Cash wedding presents vs. honeymoon fund?

Discussion in 'Community Board' started by leebee, Jan 3, 2019.

  1. nkereina

    nkereina Last chance to lose your keys.

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    Respectfully, when you give someone money as a gift, what they are spending it is not really your concern. You are gifting it to them, and they are free to do with it as they wish. Out of curiosity, what is something that would upset you if you found out they used the money you gifted them to make the purchase?

    I'd agree with PP that saying what you're putting the money towards in the thank you notes is a nice way to let them know, if you're so inclined. It does make it more personal. One thing I roll my eyes at are the pre-printed thank you cards that people are sending more frequently nowadays. I get that they are sending a ton of thank you's, but its nice to see a handwritten or personalized one come through so you know they took the time to consider your gift and write out a message to you.
     
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  2. Mackenzie Click-Mickelson

    Mackenzie Click-Mickelson DIS Veteran

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    Yeah it was really just kept to family; I could have invited a lot more but that didn't sit right with me (and that's not a comment towards anyone else just personal feelings). I only have my mom's side of the family, my father's side has long since passed away (aside from my father, stepmother and my dead-beat uncle lol),

    I did edit my comment because I realized I forgot my grandmother :o now I feel bad lol. My maid of honor and my other bridesmaid were unable to make it due to work obligations. Those would have been the only non-family invited. One of the future sister-in-law's was the other bridesmaid.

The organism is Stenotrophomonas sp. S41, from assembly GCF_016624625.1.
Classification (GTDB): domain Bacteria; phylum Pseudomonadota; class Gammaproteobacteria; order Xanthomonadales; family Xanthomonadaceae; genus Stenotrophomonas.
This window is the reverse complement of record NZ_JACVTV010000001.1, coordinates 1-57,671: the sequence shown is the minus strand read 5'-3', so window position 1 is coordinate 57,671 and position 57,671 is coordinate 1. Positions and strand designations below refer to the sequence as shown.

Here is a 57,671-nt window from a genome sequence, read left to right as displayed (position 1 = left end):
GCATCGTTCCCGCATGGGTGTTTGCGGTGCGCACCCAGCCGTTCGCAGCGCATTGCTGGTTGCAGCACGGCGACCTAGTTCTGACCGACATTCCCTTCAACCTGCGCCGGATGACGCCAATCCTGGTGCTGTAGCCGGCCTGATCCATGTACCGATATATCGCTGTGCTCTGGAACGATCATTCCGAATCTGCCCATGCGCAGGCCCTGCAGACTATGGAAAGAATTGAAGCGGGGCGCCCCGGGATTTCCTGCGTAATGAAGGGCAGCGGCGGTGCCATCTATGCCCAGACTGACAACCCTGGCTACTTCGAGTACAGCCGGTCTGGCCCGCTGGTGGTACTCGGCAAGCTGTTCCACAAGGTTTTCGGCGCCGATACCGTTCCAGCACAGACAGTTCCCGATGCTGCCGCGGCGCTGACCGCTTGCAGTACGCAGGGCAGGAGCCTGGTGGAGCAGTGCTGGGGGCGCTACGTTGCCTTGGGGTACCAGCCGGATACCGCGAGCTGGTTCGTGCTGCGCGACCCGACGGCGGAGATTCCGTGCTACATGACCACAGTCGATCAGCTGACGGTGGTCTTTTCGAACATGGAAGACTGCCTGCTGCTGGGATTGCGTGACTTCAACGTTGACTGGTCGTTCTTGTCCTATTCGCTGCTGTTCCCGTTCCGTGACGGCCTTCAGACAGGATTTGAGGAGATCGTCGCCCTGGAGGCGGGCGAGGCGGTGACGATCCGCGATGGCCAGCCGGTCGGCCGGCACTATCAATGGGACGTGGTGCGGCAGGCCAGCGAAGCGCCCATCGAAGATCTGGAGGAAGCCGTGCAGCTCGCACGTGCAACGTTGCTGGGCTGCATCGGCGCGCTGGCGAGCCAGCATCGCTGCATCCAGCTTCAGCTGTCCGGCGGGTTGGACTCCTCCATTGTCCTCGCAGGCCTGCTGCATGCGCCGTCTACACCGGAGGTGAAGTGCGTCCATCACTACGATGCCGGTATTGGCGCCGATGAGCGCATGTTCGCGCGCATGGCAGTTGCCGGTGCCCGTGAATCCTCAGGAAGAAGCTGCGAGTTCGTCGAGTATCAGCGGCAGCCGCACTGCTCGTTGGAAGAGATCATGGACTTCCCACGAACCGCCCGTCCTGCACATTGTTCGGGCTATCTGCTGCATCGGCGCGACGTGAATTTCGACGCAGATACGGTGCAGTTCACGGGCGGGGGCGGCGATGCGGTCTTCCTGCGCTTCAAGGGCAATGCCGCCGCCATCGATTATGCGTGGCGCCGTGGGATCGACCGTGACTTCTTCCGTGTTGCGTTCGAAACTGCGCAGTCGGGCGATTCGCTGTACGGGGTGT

The showers I've been invited to it's basically women in the wedding itself (so bridesmaids) and close women in the family. My 2 cousins that went are close family (as opposed to what most would just consider extended) to me thus they were invited. The last shower I went to she had 7 bridesmaids (included maid of honor) alone then you start adding in family. Even then it was still probably just over 20 and the bride and groom (who was my cousin) had a decent sized wedding.

    Even then here a registry is not seen as shower only (least none of the weddings I've been to or anyone else I know has been too). But it does help in understanding others if that's the case where they are from. Our Save the Date was sent out well in advance so anyone coming to the shower would have gotten that in the beginning and selected gifts from the registry listed, wedding guests would have done the same.